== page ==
Transatlantic aircraft could cut Long-Distance and fuel costs by surfing the wind

Transatlantic aircraft could cut Long-Distance and fuel costs by surfing the wind

Researchers found that flights between London and New York may have used up to 16% less fuel by more reliably following jet stream tailwinds or ignoring headwinds, at a fraction of the expense of other emissions-cutting technologies. Airlines could save fuel and reduce carbon on transatlantic flights by making a smoother ride on the jet stream, recent research has shown.

Scientists at the University of Reading discovered that commercial flights between New York and London last winter could have used up to 16% less fuel if they had made greater use of fast-moving winds at altitude.

In the near future, new satellites would enable transatlantic flights to be monitored more precisely while staying a safe distance apart. This opportunity could make it possible for aircraft to be more agile in their flight patterns, more precisely to follow favorable tailwinds and prevent headwinds, giving the aviation industry a cheaper and more immediate way to reduce emissions than by technological advancements.

Passenger aircraft could cut fuel costs and carbon emissions by taking better advantage of favorable winds at altitude, a new study reveals. Transatlantic aircraft could use 16 % less fuel by hitching a better ride on the jet stream, study claims.

Intercontinental flights across the Atlantic Ocean could travel a lot longer distances and use more fuel than is required, researchers claim in a new Environmental Science Letters report. Instead, by better coasting on jet streams that orbit the globe, they could quickly reduce their fuel consumption and emissions. The aviation sector is under pressure to reduce its greenhouse gas and other emissions and has taken measures to decarbonize. Aircraft are smaller and more fuel-efficient than they used to be. A few airlines have continued to use biofuel blends. Small hybrid-electric and battery-powered electrical aircraft are beginning to take off, and Airbus is looking at hydrogen-powered zero-emission aircraft.

Cathie Wells, PhD researcher in mathematics at the University of Reading and lead research author, said: “Current transatlantic flight paths mean that aircraft waste more fuel and release more carbon dioxide than they require.” While winds are to some extent taken into account when preparing routes, factors such as reducing the overall cost of running a flight are currently given a higher priority than minimizing fuel burns and emissions.”

“Simple tweaks to flight paths are far cheaper and can offer benefits immediately. This is important because lower emissions from aviation are urgently needed to reduce the future impacts of climate change.”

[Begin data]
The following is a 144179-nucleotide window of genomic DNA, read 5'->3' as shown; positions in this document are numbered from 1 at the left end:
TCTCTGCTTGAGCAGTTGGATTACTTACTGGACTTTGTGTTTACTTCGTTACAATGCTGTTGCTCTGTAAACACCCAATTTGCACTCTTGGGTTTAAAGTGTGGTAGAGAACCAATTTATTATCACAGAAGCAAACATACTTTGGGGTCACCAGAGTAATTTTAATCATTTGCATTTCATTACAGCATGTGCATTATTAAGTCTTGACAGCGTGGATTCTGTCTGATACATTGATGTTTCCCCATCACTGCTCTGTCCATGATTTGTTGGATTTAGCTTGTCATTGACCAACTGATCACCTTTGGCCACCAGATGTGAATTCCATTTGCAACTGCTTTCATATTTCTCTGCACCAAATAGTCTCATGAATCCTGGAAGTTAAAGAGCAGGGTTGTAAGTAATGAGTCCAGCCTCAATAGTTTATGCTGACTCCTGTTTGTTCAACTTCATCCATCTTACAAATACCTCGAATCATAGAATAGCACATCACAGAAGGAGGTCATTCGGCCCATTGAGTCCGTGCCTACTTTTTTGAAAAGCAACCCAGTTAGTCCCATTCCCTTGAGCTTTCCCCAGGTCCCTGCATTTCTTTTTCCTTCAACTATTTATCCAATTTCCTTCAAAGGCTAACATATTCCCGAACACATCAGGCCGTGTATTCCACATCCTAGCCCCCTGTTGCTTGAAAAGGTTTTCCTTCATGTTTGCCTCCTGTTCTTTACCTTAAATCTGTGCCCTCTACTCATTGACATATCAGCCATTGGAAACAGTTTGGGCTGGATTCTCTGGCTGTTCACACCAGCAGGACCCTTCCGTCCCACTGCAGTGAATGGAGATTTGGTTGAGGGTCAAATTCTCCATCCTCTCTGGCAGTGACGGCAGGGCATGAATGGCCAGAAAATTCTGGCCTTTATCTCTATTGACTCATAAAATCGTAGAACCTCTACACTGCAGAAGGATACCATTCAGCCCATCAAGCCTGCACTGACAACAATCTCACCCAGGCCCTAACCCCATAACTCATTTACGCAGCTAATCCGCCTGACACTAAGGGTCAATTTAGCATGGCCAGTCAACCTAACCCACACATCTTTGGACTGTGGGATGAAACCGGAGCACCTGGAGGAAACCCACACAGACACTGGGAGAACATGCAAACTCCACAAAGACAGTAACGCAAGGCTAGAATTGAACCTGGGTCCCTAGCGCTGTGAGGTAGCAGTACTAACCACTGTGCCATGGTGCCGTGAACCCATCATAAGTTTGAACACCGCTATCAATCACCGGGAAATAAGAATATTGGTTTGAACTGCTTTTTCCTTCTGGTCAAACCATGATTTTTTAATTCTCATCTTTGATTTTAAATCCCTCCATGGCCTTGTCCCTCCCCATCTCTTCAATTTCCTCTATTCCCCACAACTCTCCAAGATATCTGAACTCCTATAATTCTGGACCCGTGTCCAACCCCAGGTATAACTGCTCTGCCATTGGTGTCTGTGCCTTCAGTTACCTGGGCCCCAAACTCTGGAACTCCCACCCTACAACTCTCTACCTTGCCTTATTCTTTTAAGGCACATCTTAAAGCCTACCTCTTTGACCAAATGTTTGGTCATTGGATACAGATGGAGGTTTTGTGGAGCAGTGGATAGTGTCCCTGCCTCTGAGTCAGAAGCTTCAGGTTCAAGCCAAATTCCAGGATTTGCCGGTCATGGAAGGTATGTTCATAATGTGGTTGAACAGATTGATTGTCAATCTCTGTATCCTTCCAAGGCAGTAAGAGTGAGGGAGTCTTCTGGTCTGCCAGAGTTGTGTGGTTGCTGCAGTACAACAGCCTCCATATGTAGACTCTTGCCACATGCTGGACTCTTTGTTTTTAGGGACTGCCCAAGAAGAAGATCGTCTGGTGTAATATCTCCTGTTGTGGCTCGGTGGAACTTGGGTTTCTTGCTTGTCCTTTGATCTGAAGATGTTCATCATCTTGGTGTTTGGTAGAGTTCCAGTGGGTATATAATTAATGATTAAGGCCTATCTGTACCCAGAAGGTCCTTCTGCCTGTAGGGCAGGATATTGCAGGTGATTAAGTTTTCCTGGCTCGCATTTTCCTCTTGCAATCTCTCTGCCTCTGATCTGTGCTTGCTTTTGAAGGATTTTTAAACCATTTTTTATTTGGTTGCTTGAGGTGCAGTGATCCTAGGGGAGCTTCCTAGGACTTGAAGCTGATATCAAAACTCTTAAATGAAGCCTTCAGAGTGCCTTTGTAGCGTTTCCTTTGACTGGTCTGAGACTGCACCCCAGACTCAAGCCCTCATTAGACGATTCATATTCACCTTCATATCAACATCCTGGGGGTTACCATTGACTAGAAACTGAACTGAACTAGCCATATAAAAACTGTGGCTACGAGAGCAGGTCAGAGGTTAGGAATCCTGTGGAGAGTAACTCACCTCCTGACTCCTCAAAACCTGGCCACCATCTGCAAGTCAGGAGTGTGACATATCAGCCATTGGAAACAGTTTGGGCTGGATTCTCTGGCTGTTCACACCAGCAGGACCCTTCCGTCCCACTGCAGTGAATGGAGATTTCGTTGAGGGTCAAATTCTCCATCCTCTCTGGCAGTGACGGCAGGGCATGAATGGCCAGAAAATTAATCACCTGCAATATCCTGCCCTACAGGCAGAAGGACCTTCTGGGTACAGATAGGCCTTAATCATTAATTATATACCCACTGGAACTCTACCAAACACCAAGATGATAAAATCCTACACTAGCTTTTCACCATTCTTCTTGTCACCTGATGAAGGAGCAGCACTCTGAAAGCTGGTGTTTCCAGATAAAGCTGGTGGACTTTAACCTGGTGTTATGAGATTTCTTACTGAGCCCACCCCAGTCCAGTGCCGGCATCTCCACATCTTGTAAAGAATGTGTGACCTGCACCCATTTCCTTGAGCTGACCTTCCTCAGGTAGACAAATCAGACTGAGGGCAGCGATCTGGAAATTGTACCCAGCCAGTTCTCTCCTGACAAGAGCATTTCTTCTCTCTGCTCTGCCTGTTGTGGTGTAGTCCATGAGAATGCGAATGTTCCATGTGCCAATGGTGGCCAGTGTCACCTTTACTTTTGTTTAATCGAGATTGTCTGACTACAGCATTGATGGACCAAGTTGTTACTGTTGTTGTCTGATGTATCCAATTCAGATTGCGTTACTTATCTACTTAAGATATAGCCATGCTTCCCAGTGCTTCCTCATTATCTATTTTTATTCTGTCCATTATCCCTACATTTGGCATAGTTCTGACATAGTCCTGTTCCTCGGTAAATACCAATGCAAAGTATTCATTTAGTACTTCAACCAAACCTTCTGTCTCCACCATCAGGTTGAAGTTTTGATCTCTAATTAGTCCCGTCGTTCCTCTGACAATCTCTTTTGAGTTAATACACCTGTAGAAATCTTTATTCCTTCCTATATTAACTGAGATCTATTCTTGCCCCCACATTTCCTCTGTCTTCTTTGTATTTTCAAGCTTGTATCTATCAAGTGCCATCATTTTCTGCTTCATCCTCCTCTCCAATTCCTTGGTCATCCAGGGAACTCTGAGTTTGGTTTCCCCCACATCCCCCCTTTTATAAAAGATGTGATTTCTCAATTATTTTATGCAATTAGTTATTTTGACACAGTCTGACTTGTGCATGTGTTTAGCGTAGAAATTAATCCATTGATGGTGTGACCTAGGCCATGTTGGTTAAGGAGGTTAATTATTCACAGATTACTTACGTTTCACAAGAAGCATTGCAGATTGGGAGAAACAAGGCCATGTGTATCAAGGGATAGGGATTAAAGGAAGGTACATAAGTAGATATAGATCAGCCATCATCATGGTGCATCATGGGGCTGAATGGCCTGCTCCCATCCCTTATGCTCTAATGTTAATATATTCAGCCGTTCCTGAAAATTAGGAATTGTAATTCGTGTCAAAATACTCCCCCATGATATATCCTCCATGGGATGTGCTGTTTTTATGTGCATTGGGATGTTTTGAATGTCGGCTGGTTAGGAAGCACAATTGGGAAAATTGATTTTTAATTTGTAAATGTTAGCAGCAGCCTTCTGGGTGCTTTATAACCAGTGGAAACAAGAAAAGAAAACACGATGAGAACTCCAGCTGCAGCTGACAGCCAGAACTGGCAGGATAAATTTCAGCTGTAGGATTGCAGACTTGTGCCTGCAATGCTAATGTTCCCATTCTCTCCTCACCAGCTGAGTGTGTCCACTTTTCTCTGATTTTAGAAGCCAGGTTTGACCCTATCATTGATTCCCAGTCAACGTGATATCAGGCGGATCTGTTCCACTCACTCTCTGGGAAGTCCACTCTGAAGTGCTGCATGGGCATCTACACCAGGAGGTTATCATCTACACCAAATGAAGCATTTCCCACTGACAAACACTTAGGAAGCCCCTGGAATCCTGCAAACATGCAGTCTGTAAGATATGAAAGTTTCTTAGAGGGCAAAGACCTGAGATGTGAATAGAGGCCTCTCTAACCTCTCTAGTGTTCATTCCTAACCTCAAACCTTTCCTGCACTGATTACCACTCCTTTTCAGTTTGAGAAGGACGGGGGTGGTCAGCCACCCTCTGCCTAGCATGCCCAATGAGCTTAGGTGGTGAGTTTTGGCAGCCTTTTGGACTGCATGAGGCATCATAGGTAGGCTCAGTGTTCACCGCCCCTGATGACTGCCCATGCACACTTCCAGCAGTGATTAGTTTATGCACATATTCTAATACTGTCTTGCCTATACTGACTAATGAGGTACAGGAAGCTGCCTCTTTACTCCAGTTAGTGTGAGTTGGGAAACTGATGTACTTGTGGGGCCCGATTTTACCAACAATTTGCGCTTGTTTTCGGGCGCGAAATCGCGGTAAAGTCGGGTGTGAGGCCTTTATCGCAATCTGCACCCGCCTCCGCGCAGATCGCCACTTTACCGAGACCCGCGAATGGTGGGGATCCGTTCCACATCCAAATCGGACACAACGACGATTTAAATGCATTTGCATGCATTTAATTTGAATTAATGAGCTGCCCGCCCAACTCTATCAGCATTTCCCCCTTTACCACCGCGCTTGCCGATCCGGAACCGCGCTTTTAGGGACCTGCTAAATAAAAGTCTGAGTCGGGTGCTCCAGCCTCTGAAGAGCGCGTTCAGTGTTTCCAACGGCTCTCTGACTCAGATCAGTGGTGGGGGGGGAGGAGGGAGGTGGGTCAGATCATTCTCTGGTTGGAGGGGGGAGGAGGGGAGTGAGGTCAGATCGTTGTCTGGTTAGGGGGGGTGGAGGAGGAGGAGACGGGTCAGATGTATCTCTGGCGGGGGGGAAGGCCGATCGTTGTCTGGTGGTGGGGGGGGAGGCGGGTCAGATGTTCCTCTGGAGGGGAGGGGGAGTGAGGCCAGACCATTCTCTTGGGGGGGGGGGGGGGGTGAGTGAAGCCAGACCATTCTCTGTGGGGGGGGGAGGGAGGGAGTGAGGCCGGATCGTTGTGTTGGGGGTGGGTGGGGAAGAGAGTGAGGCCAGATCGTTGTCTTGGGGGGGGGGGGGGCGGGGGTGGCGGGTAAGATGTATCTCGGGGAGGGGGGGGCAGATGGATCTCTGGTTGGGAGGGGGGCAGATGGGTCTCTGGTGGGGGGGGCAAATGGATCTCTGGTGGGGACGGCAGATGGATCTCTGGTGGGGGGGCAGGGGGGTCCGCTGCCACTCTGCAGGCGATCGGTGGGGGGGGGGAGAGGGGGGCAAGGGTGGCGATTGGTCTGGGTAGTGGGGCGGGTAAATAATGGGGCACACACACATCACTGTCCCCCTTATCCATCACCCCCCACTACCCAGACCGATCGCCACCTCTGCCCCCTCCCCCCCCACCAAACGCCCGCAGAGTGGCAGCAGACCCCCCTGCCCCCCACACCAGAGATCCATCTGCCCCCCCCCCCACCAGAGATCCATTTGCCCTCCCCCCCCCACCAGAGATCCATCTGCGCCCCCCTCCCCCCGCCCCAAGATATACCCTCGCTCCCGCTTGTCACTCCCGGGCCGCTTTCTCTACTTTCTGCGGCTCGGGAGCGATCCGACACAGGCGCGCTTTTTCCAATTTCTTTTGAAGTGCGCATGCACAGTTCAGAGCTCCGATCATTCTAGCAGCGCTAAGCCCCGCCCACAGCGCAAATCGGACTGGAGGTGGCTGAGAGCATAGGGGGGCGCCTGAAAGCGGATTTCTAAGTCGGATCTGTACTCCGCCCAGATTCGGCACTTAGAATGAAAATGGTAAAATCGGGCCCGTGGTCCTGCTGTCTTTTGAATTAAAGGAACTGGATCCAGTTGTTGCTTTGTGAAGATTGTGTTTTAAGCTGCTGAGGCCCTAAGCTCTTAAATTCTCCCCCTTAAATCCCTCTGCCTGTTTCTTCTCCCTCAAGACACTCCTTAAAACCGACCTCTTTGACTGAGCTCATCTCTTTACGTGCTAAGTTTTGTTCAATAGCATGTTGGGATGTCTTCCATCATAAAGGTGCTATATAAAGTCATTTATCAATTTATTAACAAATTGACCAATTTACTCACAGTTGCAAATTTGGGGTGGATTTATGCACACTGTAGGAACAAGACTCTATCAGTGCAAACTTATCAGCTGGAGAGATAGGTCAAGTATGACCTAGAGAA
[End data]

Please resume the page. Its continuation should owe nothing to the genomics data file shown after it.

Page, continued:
Flights between New York and London could have used up to 16 percent less fuel

The latest report, published today in Environmental Research Letters, analyzed some 35,000 flights in both directions between New York and London between 1 December 2019 and 29 February 2020. The team contrasted the fuel used during these flights with the fastest path available at the time by traveling into or through the east jet stream of air currents.

Scientists also found that making greater use of winds would save about 200 kilometers of fuel per flight on average, leading to a potential loss of 6.7 million kilograms of carbon dioxide emissions during the winter season. The average fuel savings per flight was 1.7% when flying west to New York and 2.5% when flying east to London. The research was conducted by the University of Reading in partnership with the United Kingdom National Center for Earth Observation, the University of Nottingham, and Poll AeroSciences Ltd.

Aviation is reportedly responsible for about 2.4% of all human-caused carbon emissions, and this number is growing. The International Civil Aviation Organization (ICAO) and countries around the world have responded by establishing measures to increase the fuel efficiency of international flights or offset emissions, but much of this action depends on technical innovations and is thus expensive and slow to enforce.

Through following more versatile paths, aircraft could benefit from high-altitude air currents as they move east, and could prevent headwinds that slow them down as they move in the other direction. Current flight tracks take wind into account, but are not built to be effective and versatile, says Wells. “By being more mobile, it is possible to enter wind pockets that may not be available on a straight line between the entry and exit points.”

Climate change is expected to have a major effect on air transport, with previous Reading reports finding that flights will experience two or three times more extreme clear-air turbulence if emissions are not reduced.